Well, today is the big day… one of those huge milestone events in the life of a build. Obviously I’ve flipped this bird over before, but that was still quite a task and was also pre-nose (IIRC), pre-gear install (essentially permanent), certainly pre-CS spar install, and most definitely pre-strakes. All these additions clearly make flipping the bird much more of a challenge.
And at the risk of repeating myself, I don’t know enough able-bodied people to help me flip this fuselage via the man-handling grunt method, and thus I looked for a technical solution that would allow me to flip it on my own.
I started out today by getting the nose as elevated as possible so that it would not only have a good starting position and less airframe stress (not that I’m overly concerned about that), but a better angle of pull for the winch cable.
I simply lifted the nose up by hand and placed this portable work table underneath the nose gear. Then added a couple of tires and 2x10s to get it up a bit higher.
Looking good here to start the winch ops . . .
The concept here is simple. Winch cable pulls the nose up and over while the tie-down strap –connected to the trailer hitch on my truck– provides a failsafe to secure the fuselage from free falling onto its topside.
A few key things happened once the fuselage was vertical.
⇒ First, I quickly mixed up (is there any other way?) a batch of pour foam and from atop the ladder poured it into the dam and onto the face of the F28 bulkhead.
⇒ Next, confident in the ensuing flip process, I decided it would be easier to remove the roll bar at this point then when the fuselage was just about to be positioned onto the fuselage dolly. This also gave the pour foam more than enough time to set.
⇒ Finally, the control source for flipping the bird transitioned from the winch cable (pulling up) to the truck-mounted tie-down strap (lowering).
Just another shot of the fuselage in the vertical position… not something you see every day.
And the money shot. This is definitely my favorite shot, as the fuselage in this vertical position looks like some type of space shuttle, ready for launch!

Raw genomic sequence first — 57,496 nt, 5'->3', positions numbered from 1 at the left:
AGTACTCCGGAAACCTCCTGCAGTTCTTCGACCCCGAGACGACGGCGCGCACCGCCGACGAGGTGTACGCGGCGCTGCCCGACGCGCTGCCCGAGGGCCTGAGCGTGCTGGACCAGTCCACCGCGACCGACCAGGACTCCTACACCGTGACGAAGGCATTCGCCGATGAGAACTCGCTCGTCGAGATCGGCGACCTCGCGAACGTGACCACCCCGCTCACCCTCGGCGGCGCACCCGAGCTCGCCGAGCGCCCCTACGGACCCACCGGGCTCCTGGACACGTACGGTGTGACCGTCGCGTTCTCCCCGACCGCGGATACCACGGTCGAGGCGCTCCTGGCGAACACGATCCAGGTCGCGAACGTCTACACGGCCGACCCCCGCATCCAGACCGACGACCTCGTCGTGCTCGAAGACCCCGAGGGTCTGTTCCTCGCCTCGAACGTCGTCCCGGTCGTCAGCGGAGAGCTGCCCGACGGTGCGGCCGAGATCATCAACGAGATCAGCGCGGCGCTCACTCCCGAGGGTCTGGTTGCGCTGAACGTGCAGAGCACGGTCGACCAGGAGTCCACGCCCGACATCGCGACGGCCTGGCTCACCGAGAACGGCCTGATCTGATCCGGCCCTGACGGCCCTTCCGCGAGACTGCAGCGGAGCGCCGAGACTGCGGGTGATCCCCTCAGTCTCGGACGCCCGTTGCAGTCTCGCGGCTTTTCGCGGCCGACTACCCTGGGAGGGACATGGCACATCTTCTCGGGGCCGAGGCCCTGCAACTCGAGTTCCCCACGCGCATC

I should note that the weather forecast just prior to me going to bed called for rain around 1100. I got up at 0700, figuring that would give me a good few hours to get this thing flipped before the rain started. Well, upon checking the weather forecast first thing in morning the rain had moved up to start at 0800. And was forecasted to last all day and well into the night.
Needless to say, I was scrambling. And it did start raining while I was flipping the fuselage. In my mad dash I failed to get the last half of the flip on video…. the lowering via truck-mounted tie-down strap.
I think the pic below is me hitting what I thought was the record button, but it only taking a single still framed pic…. oops!
Here’s the video footage I do have of the flip:
Here we are post flip, with the fuselage inside the shop and out of the rain.
Clearly the half moon structures are still attached and need to be removed.
I wiped down the fuselage and the strake bottom skins to get it all drying as soon as possible.
Here’s a shot of the pour foam I used while the fuselage was in the vertical “launch” position. I’m impressed with how it looks like the exact right amount for the dam I poured it into, although it is certainly way more than I need for my application here of simply smoothing out and cleaning up the front face of the F28 bulkhead.
I will say that the removal of the right half moon structure was not drama-free, but the serious serendipitous lesson I learned during this process was absolutely necessary and critical in my book.
You see, in the low light situation during the install of the half moon structures last night, I was a washer shy on each of the right wing bolts. Thus, when the nut got to the shoulder of the bolt, where there are no threads, it locked against the bolt. And when I applied just enough torque, it caused the mounted wing bolt bracket inside the CS spar to spread apart just enough that the steel bolt head slipped… and gouged the softer aluminum internal sidewalls of the U-bracket.
Now, in this scenario I had access to the end of the wing bolts, so I simple Dremelled a slot in each one and used a large flat tip screwdriver to secure the now “loose”, free spinning but inaccessible (due to the damaged yet secured-in-place wing bolt bracket) wing bolts. I had the bolts free in a fairly short amount of time…. but what if this had been a mounted wing?? With my setup, over-torqueing a wing bolt could be very serious if the head were to slip in the bracket again.
This was, again, very serendipitous that it occurred at this point –when fairly easily recoverable– so that I can tweak the bracket design to ensure that this doesn’t happen during an actual wing install!
The first pic is of the damaged right wing bolt bracket… the other pic of the undamaged left wing bolt bracket.
With wing bolt bracket lesson learned in my pocket, I pressed forward removing the half moon structures.
Here are a couple shots of my officially flipped fuselage.
Ok, now let’s get to work!